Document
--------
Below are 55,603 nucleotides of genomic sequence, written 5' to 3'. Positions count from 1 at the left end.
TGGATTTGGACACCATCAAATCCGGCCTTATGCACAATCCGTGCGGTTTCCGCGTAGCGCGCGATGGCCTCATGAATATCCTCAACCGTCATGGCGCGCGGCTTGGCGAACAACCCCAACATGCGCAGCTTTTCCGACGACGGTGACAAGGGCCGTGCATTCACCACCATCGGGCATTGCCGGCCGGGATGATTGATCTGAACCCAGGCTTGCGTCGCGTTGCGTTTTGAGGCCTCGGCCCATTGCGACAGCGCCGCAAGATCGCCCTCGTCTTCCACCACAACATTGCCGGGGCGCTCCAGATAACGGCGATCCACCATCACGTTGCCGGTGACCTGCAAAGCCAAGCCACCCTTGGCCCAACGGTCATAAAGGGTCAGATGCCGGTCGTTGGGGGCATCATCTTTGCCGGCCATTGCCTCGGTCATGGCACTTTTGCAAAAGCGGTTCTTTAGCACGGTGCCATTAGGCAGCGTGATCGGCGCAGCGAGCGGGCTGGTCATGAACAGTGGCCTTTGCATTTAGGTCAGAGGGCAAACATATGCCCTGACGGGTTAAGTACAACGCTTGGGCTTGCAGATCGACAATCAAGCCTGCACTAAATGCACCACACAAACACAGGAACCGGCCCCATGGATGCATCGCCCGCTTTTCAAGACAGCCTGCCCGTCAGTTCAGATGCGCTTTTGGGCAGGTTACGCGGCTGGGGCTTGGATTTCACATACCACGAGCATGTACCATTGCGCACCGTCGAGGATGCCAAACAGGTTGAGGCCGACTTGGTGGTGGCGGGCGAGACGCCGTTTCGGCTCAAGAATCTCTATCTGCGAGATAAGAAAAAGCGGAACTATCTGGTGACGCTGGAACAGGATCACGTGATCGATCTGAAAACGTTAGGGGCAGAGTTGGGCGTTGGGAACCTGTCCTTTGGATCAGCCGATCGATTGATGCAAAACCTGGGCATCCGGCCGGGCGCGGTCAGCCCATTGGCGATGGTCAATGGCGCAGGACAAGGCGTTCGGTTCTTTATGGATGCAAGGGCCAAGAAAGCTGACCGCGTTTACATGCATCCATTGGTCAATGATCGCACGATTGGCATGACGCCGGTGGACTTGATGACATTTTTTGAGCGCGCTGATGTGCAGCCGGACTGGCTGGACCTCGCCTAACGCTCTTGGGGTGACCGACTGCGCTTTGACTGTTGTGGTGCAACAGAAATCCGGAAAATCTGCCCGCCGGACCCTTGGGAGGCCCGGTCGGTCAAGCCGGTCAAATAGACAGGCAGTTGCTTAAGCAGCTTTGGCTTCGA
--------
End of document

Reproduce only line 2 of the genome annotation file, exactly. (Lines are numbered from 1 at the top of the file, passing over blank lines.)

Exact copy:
TGGATTTGGACACCATCAAATCCGGCCTTATGCACAATCCGTGCGGTTTCCGCGTAGCGCGCGATGGCCTCATGAATATCCTCAACCGTCATGGCGCGCGGCTTGGCGAACAACCCCAACATGCGCAGCTTTTCCGACGACGGTGACAAGGGCCGTGCATTCACCACCATCGGGCATTGCCGGCCGGGATGATTGATCTGAACCCAGGCTTGCGTCGCGTTGCGTTTTGAGGCCTCGGCCCATTGCGACAGCGCCGCAAGATCGCCCTCGTCTTCCACCACAACATTGCCGGGGCGCTCCAGATAACGGCGATCCACCATCACGTTGCCGGTGACCTGCAAAGCCAAGCCACCCTTGGCCCAACGGTCATAAAGGGTCAGATGCCGGTCGTTGGGGGCATCATCTTTGCCGGCCATTGCCTCGGTCATGGCACTTTTGCAAAAGCGGTTCTTTAGCACGGTGCCATTAGGCAGCGTGATCGGCGCAGCGAGCGGGCTGGTCATGAACAGTGGCCTTTGCATTTAGGTCAGAGGGCAAACATATGCCCTGACGGGTTAAGTACAACGCTTGGGCTTGCAGATCGACAATCAAGCCTGCACTAAATGCACCACACAAACACAGGAACCGGCCCCATGGATGCATCGCCCGCTTTTCAAGACAGCCTGCCCGTCAGTTCAGATGCGCTTTTGGGCAGGTTACGCGGCTGGGGCTTGGATTTCACATACCACGAGCATGTACCATTGCGCACCGTCGAGGATGCCAAACAGGTTGAGGCCGACTTGGTGGTGGCGGGCGAGACGCCGTTTCGGCTCAAGAATCTCTATCTGCGAGATAAGAAAAAGCGGAACTATCTGGTGACGCTGGAACAGGATCACGTGATCGATCTGAAAACGTTAGGGGCAGAGTTGGGCGTTGGGAACCTGTCCTTTGGATCAGCCGATCGATTGATGCAAAACCTGGGCATCCGGCCGGGCGCGGTCAGCCCATTGGCGATGGTCAATGGCGCAGGACAAGGCGTTCGGTTCTTTATGGATGCAAGGGCCAAGAAAGCTGACCGCGTTTACATGCATCCATTGGTCAATGATCGCACGATTGGCATGACGCCGGTGGACTTGATGACATTTTTTGAGCGCGCTGATGTGCAGCCGGACTGGCTGGACCTCGCCTAACGCTCTTGGGGTGACCGACTGCGCTTTGACTGTTGTGGTGCAACAGAAATCCGGAAAATCTGCCCGCCGGACCCTTGGGAGGCCCGGTCGGTCAAGCCGGTCAAATAGACAGGCAGTTGCTTAAGCAGCTTTGGCTTCGA